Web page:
Updated: Apr 24, 2020
by Lucia Dore
Perception and reality are often blurred. What one perceives becomes reality. The first instance of this is “truth”. We see this all the time in the media, often with politicians. What they say about how things are, is often not how it is in reality.
Emily Maitlis, the BBC journalist and Newsnight presenter, agrees. Just the other day (Saturday 5 October) she said how difficult it was interviewing someone now because the interviewee rarely speaks the truth. “Nevertheless, I think increasingly I have really come to appreciate the people or the politicians or the interviewees of any stripe and size who are able to answer a question and it seems such a small gentle thing to demand in 2019 but it has actually become the biggest ask we can make,” she said, according to The Huffington Post.
Asked how she would prepare to interview the UK prime minister, Boris Johnson, Maitlis replied: “I’m not entirely sure it matters what question you ask Boris Johnson…”
The preparedness to say anything you want to has flowed into the language of many people on a day-to-day basis. This is very pronounced when it comes to age, especially when you are over 55. People are very quick to pass judgement and assume that everyone post-55 is frail and unable to travel alone, anywhere, let alone do anything that someone in their mid-20s or early 30s would do.
This is very noticeable in many parts of the world. Personally, I have experienced this reaction in the UK- and I was post 30 then- the Middle East, and more recently in different parts of Asia as well as in New Zealand and Australia. The willingness to comment on age is clearly a global phenomenon. “How old are you?” is frequently asked across Asia, for example. This question is not asked maliciously but seems to be based on the fact that it is unusual to see an older person on the street.
It is also acceptable to ask an older person if they are well, when the same question would not be asked of a younger person. Only yesterday I was asked if I was OK when I was hiking with a group of 10 people in Laos, most of whom were Chinese. When I retorted angrily, implying that I was being singled out for such a question because of my age, I was told “I looked hot”. But everyone looked hot, and the weather was hot. The guide clearly assumed that I was less capable than the others as a result of my age, although I was undoubtedly fitter than the Chinese girls who were much younger.
The guide also assumed I was less capable than the others when it came to kayaking, even though I had kayaked several times before. Eventually, I was put in charge of the kayak and after an hour successfully arrived at shore. In this instance, perception was quite different from reality.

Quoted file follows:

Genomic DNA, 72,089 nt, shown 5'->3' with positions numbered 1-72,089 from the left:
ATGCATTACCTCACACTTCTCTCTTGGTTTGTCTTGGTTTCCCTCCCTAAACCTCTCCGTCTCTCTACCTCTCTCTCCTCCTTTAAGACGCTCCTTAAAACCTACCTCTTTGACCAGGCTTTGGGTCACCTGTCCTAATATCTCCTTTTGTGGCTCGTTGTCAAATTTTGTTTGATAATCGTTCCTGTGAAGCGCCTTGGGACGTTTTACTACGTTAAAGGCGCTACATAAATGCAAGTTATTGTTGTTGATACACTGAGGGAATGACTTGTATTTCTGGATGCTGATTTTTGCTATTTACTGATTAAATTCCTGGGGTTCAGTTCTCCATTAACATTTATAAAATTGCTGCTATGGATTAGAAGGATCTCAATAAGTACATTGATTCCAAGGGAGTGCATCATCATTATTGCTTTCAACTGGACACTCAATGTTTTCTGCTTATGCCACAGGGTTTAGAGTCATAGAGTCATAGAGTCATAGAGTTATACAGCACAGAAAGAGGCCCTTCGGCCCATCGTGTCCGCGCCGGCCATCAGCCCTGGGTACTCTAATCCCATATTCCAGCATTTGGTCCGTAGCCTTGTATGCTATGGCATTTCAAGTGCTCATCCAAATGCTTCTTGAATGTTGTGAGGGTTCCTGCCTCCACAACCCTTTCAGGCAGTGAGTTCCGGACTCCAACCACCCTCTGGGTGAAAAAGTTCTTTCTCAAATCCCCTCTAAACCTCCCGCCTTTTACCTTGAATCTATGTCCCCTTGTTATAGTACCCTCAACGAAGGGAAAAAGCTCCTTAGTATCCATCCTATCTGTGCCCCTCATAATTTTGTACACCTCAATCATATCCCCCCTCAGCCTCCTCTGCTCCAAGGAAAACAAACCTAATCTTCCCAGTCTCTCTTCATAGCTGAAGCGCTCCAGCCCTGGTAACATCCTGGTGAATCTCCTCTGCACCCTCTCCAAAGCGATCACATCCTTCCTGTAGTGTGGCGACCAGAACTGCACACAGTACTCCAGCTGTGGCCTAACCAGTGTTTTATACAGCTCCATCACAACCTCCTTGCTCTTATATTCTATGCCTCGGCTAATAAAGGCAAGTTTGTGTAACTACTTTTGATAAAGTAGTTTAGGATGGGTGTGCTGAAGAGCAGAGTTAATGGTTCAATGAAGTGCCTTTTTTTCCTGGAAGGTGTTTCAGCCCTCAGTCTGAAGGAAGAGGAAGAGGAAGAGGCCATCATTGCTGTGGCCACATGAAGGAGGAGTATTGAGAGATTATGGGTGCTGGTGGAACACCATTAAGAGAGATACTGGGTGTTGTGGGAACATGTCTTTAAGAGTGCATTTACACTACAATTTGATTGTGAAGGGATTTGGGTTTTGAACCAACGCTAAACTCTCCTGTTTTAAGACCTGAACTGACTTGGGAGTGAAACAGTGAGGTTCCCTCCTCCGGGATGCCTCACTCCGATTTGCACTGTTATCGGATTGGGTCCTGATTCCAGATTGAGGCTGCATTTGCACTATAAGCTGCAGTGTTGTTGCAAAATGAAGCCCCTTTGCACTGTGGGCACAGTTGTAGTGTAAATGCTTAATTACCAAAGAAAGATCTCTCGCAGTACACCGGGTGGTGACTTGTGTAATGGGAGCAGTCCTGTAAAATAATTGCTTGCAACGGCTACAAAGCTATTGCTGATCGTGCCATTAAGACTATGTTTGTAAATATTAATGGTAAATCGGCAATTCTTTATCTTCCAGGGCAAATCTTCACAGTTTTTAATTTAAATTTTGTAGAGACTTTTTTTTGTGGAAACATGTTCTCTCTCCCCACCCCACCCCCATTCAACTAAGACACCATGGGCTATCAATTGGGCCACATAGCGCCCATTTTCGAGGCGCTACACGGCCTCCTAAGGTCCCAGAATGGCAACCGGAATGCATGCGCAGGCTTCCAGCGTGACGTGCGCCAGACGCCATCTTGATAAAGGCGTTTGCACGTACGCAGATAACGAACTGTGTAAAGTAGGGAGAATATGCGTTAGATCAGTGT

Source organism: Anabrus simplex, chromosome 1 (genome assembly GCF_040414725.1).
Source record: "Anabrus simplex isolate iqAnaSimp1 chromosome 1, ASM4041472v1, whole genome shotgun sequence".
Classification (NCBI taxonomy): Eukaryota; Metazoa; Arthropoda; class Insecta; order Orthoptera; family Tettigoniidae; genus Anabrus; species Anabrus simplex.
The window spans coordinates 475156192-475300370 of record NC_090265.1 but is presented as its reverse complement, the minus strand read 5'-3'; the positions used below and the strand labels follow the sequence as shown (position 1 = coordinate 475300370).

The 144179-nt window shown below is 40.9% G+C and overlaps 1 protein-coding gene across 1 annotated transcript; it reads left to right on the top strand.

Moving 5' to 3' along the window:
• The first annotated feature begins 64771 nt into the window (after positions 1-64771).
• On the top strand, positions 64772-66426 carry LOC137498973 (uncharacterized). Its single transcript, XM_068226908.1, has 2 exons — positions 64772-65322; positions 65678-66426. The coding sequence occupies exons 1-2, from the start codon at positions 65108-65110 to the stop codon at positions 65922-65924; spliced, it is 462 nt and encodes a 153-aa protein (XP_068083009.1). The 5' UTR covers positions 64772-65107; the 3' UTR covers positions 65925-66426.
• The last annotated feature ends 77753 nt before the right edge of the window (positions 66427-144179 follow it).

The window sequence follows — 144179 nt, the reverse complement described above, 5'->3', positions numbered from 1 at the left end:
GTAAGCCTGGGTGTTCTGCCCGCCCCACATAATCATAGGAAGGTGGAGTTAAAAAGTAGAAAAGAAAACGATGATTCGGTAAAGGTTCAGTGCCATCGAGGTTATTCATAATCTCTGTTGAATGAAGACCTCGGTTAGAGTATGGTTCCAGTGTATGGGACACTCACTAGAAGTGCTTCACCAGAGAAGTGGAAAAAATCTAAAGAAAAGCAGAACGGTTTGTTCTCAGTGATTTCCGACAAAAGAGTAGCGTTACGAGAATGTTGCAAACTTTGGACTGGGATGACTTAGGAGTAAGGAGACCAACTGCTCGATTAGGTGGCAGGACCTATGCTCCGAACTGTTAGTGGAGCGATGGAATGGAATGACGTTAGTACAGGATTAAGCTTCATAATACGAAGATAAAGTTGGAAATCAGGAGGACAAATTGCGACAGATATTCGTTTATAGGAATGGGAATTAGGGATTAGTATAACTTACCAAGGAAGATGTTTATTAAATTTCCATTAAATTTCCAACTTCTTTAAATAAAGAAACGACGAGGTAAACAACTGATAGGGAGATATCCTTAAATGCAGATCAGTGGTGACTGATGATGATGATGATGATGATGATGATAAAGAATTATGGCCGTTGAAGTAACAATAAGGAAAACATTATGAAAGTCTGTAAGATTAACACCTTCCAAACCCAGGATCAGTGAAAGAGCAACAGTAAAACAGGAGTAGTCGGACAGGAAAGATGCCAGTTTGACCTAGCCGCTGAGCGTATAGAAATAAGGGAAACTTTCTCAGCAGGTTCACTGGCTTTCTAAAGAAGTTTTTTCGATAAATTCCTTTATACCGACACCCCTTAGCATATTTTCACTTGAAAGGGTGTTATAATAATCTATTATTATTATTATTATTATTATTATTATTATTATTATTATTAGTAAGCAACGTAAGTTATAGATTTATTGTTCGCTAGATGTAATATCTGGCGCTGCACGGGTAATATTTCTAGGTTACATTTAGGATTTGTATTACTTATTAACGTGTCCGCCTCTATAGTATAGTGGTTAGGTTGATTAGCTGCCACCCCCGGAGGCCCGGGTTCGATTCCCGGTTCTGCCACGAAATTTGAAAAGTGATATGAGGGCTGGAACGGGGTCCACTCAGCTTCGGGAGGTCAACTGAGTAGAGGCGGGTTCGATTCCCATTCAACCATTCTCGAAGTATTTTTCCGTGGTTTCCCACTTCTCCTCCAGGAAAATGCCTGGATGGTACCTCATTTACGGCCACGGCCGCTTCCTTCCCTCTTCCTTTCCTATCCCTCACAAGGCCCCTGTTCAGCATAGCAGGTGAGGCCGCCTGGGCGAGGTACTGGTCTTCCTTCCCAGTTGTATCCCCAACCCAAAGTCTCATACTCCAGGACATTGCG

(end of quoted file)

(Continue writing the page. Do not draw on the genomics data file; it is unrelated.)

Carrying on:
I wasn’t less capable; I was merely “older”.
The population is getting older and more people will do things alone. An increasing proportion of 50- to 64-year-olds in England and Wales in 2017 were single and never married (12.9%), according to the Office for National Statistics, UK.
This ability to do things alone, not only extends to restaurants (which often results in people staring although I don’t notice at all) but to buses as well. (Yes, the fact that you are alone can make other people uncomfortable). If you are post-55 you are not meant to be taking buses from point A to point B and you certainly are not meant to be staying at a backpackers hostel- even though you are staying in a separate room, with a private bathroom rather than dormitory-style accommodation.
The people at the reception at these establishments are, for the most part, fine with having an older, single woman staying, Fellow younger guests are not. I presume this is because the older person is encroaching on the territory of the younger person. Older people doing what supposedly only younger people can do takes away from the “uniqueness” of the “adventure traveller”- even though many people are doing it- women and men.
And buses…well, only the “adventure traveller” takes them- and if you are “old” – that is over 30- you are certainly not an “adventure traveller” in the eyes of the younger set. (As an aside, what constitutes an “adventure traveller” nowadays?)
Last week I travelled from Vang Vieng to Vientiane in Laos on a bus, and I think I was the oldest person on it. Most were “adventure travellers” so my presence wasn’t appreciated by all. If I didn’t travel by bus, how was I meant to travel?
It is assumed that as an “older” person can travel more extravagantly; in other words, you have more money to spend. This may, or may not, be true. But in any case, an older person may choose a cheaper mode of transport as a way to see more of the countryside, and/or perhaps to save money which can be spent on more activities, or on a better tour guide. The same for accommodation.
Perhaps the willingness to comment on “older” people by younger ones is merely a reflection of the attitudes that prevail in society generally. While this may be true for some people- and there are those people who are younger but act older- the attitude that all “older” people are frail and incapable is both insulting and naïve. This attitude must change.
We at Behavioural Shift would like to have our readers share their experiences with us:
(1) Have you ever felt marginalized because of your age? If so, why? When did this happen and what did you do?
(2) Why do you think there is a gap between perception and reality?
(3) What is an adventure traveler?
For more information about Behavioural Shift please go to www.behaviouralshift.com. And if you require coaching or more insights about how technology may affect you please contact: firstname.lastname@example.org